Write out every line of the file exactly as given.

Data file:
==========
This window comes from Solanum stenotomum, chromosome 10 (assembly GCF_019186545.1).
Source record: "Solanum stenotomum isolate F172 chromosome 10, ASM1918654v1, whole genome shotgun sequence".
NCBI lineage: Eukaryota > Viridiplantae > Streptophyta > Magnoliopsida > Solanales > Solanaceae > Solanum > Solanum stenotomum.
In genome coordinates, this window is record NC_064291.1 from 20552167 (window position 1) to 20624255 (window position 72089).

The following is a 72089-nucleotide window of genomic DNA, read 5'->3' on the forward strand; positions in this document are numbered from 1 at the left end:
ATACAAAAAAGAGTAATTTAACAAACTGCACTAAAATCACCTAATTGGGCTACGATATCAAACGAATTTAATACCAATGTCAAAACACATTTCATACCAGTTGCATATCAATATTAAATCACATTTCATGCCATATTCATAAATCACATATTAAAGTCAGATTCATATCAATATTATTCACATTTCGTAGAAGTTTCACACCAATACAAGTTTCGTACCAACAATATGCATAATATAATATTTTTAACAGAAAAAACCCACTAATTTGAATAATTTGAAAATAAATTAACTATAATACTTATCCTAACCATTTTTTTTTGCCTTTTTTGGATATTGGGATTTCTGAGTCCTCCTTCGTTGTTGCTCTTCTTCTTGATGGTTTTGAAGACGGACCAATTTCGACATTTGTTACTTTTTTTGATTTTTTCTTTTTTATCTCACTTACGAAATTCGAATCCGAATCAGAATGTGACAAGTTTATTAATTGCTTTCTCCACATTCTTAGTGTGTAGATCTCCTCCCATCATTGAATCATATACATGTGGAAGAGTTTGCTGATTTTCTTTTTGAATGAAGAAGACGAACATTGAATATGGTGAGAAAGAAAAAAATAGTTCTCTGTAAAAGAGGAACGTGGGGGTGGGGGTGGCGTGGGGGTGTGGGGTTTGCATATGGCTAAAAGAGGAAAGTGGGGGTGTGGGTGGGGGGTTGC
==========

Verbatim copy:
This window comes from Solanum stenotomum, chromosome 10 (assembly GCF_019186545.1).
Source record: "Solanum stenotomum isolate F172 chromosome 10, ASM1918654v1, whole genome shotgun sequence".
NCBI lineage: Eukaryota > Viridiplantae > Streptophyta > Magnoliopsida > Solanales > Solanaceae > Solanum > Solanum stenotomum.
In genome coordinates, this window is record NC_064291.1 from 20552167 (window position 1) to 20624255 (window position 72089).

The following is a 72089-nucleotide window of genomic DNA, read 5'->3' on the forward strand; positions in this document are numbered from 1 at the left end:
ATACAAAAAAGAGTAATTTAACAAACTGCACTAAAATCACCTAATTGGGCTACGATATCAAACGAATTTAATACCAATGTCAAAACACATTTCATACCAGTTGCATATCAATATTAAATCACATTTCATGCCATATTCATAAATCACATATTAAAGTCAGATTCATATCAATATTATTCACATTTCGTAGAAGTTTCACACCAATACAAGTTTCGTACCAACAATATGCATAATATAATATTTTTAACAGAAAAAACCCACTAATTTGAATAATTTGAAAATAAATTAACTATAATACTTATCCTAACCATTTTTTTTTGCCTTTTTTGGATATTGGGATTTCTGAGTCCTCCTTCGTTGTTGCTCTTCTTCTTGATGGTTTTGAAGACGGACCAATTTCGACATTTGTTACTTTTTTTGATTTTTTCTTTTTTATCTCACTTACGAAATTCGAATCCGAATCAGAATGTGACAAGTTTATTAATTGCTTTCTCCACATTCTTAGTGTGTAGATCTCCTCCCATCATTGAATCATATACATGTGGAAGAGTTTGCTGATTTTCTTTTTGAATGAAGAAGACGAACATTGAATATGGTGAGAAAGAAAAAAATAGTTCTCTGTAAAAGAGGAACGTGGGGGTGGGGGTGGCGTGGGGGTGTGGGGTTTGCATATGGCTAAAAGAGGAAAGTGGGGGTGTGGGTGGGGGGTTGC